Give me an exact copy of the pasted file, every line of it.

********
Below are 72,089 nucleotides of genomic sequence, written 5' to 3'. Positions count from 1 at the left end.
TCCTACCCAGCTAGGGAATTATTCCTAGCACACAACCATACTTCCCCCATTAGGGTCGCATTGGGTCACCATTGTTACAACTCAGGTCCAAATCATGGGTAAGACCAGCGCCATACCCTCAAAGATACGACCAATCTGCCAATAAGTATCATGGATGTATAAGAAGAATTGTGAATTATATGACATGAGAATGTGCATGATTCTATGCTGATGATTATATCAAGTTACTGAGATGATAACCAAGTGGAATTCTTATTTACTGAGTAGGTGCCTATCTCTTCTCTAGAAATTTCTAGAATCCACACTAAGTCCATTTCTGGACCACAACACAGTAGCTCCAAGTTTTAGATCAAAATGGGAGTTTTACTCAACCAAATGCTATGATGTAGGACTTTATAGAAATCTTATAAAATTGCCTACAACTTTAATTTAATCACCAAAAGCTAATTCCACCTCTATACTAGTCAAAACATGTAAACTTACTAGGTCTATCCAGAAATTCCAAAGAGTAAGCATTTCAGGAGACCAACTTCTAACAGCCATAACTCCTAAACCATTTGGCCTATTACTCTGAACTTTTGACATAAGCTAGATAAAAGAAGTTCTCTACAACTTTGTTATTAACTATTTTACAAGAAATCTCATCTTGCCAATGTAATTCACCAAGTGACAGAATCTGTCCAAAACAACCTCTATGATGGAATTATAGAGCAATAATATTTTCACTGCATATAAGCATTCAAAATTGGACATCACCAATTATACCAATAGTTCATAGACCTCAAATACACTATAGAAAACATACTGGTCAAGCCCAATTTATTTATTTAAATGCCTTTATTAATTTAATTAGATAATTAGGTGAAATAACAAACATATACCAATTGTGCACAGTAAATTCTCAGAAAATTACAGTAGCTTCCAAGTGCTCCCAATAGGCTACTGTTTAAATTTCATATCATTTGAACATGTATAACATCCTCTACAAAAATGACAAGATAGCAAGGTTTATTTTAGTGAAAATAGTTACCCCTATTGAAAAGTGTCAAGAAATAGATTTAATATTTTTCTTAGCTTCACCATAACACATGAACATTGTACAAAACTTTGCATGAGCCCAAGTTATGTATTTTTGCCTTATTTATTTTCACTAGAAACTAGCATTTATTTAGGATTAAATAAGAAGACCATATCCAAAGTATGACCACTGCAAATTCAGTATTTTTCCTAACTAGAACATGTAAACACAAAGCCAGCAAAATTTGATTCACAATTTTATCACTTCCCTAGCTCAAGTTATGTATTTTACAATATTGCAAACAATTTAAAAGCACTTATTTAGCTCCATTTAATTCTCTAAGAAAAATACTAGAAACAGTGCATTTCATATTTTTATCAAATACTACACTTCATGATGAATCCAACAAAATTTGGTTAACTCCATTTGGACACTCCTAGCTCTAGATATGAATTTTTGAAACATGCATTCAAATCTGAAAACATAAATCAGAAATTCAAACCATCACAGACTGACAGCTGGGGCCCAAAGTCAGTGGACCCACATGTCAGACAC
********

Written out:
Below are 72,089 nucleotides of genomic sequence, written 5' to 3'. Positions count from 1 at the left end.
TCCTACCCAGCTAGGGAATTATTCCTAGCACACAACCATACTTCCCCCATTAGGGTCGCATTGGGTCACCATTGTTACAACTCAGGTCCAAATCATGGGTAAGACCAGCGCCATACCCTCAAAGATACGACCAATCTGCCAATAAGTATCATGGATGTATAAGAAGAATTGTGAATTATATGACATGAGAATGTGCATGATTCTATGCTGATGATTATATCAAGTTACTGAGATGATAACCAAGTGGAATTCTTATTTACTGAGTAGGTGCCTATCTCTTCTCTAGAAATTTCTAGAATCCACACTAAGTCCATTTCTGGACCACAACACAGTAGCTCCAAGTTTTAGATCAAAATGGGAGTTTTACTCAACCAAATGCTATGATGTAGGACTTTATAGAAATCTTATAAAATTGCCTACAACTTTAATTTAATCACCAAAAGCTAATTCCACCTCTATACTAGTCAAAACATGTAAACTTACTAGGTCTATCCAGAAATTCCAAAGAGTAAGCATTTCAGGAGACCAACTTCTAACAGCCATAACTCCTAAACCATTTGGCCTATTACTCTGAACTTTTGACATAAGCTAGATAAAAGAAGTTCTCTACAACTTTGTTATTAACTATTTTACAAGAAATCTCATCTTGCCAATGTAATTCACCAAGTGACAGAATCTGTCCAAAACAACCTCTATGATGGAATTATAGAGCAATAATATTTTCACTGCATATAAGCATTCAAAATTGGACATCACCAATTATACCAATAGTTCATAGACCTCAAATACACTATAGAAAACATACTGGTCAAGCCCAATTTATTTATTTAAATGCCTTTATTAATTTAATTAGATAATTAGGTGAAATAACAAACATATACCAATTGTGCACAGTAAATTCTCAGAAAATTACAGTAGCTTCCAAGTGCTCCCAATAGGCTACTGTTTAAATTTCATATCATTTGAACATGTATAACATCCTCTACAAAAATGACAAGATAGCAAGGTTTATTTTAGTGAAAATAGTTACCCCTATTGAAAAGTGTCAAGAAATAGATTTAATATTTTTCTTAGCTTCACCATAACACATGAACATTGTACAAAACTTTGCATGAGCCCAAGTTATGTATTTTTGCCTTATTTATTTTCACTAGAAACTAGCATTTATTTAGGATTAAATAAGAAGACCATATCCAAAGTATGACCACTGCAAATTCAGTATTTTTCCTAACTAGAACATGTAAACACAAAGCCAGCAAAATTTGATTCACAATTTTATCACTTCCCTAGCTCAAGTTATGTATTTTACAATATTGCAAACAATTTAAAAGCACTTATTTAGCTCCATTTAATTCTCTAAGAAAAATACTAGAAACAGTGCATTTCATATTTTTATCAAATACTACACTTCATGATGAATCCAACAAAATTTGGTTAACTCCATTTGGACACTCCTAGCTCTAGATATGAATTTTTGAAACATGCATTCAAATCTGAAAACATAAATCAGAAATTCAAACCATCACAGACTGACAGCTGGGGCCCAAAGTCAGTGGACCCACATGTCAGACAC